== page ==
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The Heart of Yoga

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..and its commercialization
 

These days yoga is big business, east and west. Yoga centres, varieties, accessories, certifications, and teachers have sprung up like mushrooms in the last ten years. A Yoga Journal article reported that it was the biggest growth industry in the US. Everyone and their dog wants to do yoga. It's trendy. It's in. And then a couple of months later they want to be a yoga teacher. What to make of all this?

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When I first started, yoga was seen as something "esoteric". The idea that people had of a yogi was someone with scruffy matted hair and long beard sitting unmoving for days in full lotus in some rocky Himalayan cave. Nobody had any "equipment" back then in the form of what's now a standard sticky mat. You did your Downward Dog on a straw mat at best, to find your hands slipping one way and your feet the other, your lower back unavoidably rounding.

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Fast forward to 2006. The yogi archetype: a glowing, well-contoured young woman in latest spandex fashions, perfectly poised in some improbable gymnastic pose, make-up still intact, in some glitzy downtown studio.

 

The commercialization of yoga is part of the general trend, since the 90s, towards the commodification of spirituality as a whole. Where before, students would embark on a personal quest to look for ashrams in India and study with their teacher often on a donation basis, nowadays students go no farther than the studio in the next block, and spend thousands of dollars on "yoga vacations" in the Bahamas. And you can literally go from zero to "Certified Reiki Master" in one week - if you have the cash for it. Yogis have become rock stars, and vice versa.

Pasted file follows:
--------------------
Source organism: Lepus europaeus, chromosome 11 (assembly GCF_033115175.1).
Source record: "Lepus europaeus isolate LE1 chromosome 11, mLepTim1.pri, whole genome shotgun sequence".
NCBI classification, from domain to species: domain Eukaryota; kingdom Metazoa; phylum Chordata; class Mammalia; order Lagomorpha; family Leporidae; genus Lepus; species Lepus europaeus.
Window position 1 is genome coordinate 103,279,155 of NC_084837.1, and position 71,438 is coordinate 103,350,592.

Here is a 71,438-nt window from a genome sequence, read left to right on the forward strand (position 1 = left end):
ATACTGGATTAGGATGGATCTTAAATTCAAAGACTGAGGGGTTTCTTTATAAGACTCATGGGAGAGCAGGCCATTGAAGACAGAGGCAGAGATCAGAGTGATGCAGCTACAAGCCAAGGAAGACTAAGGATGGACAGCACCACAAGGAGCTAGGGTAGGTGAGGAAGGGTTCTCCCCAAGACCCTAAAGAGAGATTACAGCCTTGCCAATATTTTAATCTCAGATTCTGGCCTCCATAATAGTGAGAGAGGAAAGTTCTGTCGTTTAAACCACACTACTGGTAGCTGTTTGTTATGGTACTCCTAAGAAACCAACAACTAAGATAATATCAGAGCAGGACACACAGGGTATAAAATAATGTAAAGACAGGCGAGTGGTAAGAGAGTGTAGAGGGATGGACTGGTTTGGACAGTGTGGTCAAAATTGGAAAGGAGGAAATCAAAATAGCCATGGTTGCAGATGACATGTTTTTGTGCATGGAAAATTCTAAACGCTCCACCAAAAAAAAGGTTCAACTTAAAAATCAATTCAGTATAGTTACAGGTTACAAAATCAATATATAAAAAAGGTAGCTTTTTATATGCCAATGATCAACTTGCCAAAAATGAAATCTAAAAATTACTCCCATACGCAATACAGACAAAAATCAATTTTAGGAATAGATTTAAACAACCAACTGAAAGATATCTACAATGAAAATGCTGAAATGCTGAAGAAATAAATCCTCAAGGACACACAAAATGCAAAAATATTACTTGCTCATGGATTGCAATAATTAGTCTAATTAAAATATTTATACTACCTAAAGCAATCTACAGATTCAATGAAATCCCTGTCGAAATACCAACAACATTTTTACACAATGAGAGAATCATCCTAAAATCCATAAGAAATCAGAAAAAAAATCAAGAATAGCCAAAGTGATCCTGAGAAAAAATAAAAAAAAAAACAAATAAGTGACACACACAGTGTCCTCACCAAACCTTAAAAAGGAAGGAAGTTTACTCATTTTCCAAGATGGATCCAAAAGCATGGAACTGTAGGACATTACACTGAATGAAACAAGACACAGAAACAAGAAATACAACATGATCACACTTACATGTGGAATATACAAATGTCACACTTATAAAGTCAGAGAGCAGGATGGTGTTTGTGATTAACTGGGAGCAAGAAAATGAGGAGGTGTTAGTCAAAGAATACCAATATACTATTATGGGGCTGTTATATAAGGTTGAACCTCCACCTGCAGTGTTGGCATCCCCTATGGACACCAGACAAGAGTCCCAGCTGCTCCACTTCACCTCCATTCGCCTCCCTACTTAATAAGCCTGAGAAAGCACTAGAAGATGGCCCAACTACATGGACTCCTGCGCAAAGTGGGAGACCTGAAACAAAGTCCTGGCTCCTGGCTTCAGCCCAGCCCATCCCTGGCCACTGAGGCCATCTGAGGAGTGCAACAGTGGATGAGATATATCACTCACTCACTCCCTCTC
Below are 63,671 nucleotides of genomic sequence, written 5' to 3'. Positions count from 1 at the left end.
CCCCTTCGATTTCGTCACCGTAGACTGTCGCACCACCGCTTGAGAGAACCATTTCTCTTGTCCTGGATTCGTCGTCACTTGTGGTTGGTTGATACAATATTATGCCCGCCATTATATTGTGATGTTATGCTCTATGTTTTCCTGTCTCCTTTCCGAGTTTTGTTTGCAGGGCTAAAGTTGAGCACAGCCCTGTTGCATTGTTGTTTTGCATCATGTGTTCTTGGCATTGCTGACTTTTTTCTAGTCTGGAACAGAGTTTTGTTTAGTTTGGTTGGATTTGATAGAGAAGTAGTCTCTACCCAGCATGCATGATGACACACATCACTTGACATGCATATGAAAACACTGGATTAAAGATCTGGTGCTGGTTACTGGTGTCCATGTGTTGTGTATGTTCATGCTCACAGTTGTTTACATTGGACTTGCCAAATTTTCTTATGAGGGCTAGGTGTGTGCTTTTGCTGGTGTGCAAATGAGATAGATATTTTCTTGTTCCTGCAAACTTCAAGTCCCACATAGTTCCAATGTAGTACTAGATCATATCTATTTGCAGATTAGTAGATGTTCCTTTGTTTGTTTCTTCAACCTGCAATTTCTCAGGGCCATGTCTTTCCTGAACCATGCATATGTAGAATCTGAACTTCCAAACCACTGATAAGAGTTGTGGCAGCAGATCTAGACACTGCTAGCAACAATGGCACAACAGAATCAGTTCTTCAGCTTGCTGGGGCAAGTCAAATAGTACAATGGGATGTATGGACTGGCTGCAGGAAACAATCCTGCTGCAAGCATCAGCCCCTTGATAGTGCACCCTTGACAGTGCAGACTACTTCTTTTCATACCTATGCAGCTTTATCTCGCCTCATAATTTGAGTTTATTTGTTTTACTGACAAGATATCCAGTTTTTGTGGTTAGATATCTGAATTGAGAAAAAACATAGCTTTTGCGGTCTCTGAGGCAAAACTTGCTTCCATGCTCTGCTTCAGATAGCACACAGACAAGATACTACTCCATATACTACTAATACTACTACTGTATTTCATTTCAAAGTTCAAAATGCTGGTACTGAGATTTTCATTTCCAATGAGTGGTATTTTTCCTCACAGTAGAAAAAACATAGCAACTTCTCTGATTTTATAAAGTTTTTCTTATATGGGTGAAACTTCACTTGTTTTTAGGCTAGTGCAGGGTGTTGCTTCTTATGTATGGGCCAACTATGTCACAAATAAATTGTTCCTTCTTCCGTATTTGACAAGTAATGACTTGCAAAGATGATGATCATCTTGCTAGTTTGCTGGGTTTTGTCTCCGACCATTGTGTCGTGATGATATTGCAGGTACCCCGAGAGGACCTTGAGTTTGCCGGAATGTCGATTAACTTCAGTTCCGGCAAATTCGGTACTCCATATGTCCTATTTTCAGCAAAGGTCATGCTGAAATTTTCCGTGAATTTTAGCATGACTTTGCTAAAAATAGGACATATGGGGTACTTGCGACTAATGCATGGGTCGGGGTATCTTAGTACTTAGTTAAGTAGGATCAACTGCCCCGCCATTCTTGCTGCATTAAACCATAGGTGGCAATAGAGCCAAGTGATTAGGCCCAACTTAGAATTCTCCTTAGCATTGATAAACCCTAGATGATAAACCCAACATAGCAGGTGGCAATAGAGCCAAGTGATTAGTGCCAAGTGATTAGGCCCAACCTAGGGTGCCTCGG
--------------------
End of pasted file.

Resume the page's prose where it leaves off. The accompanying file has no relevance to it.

The popularity and accessibility of yoga is a double-edged sword. While it certainly reaches a much broader base and is no longer something esoteric, it has already been removed from its traditional spiritual context, co-opted into secular consumer culture, and reduced to a system of physical exercises.

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Yoga is far more, and far deeper, than that. In what is still regarded the source text on yoga, Patanjali, right at the start of his Yoga Sutras, says: “Yoga is the cessation of the fluctuations of the mind” (read “stillness”). This is the heart of yoga. It is a complete system of inner and outer transformation. It encompasses ethics as well as meditation. To practice it merely for its “beauty and wellness” benefits, to get a nice tight butt, is to have completely and tragically missed the point. To aspire to ever more acrobatic abilities, as though that’s the final goal of practice, is superficial yoga, hollywood yoga.

We live in an age where style often matters more than substance. I have no interest in becoming a rock star yogi or to start a multi-national yoga business empire. What I love is sharing the spirit of yoga and staying true to that spirit.

There is, undoubtedly, a strong physical basis to hatha yoga. It is a celebration of body and breath. It awakens untapped energies. In the early stages especially, it is important to build strength and flexibility in muscles and joints, to open and lighten the body. But every asana expresses something much deeper than just the musculature that holds it together. This is the journey of discovery that is yoga.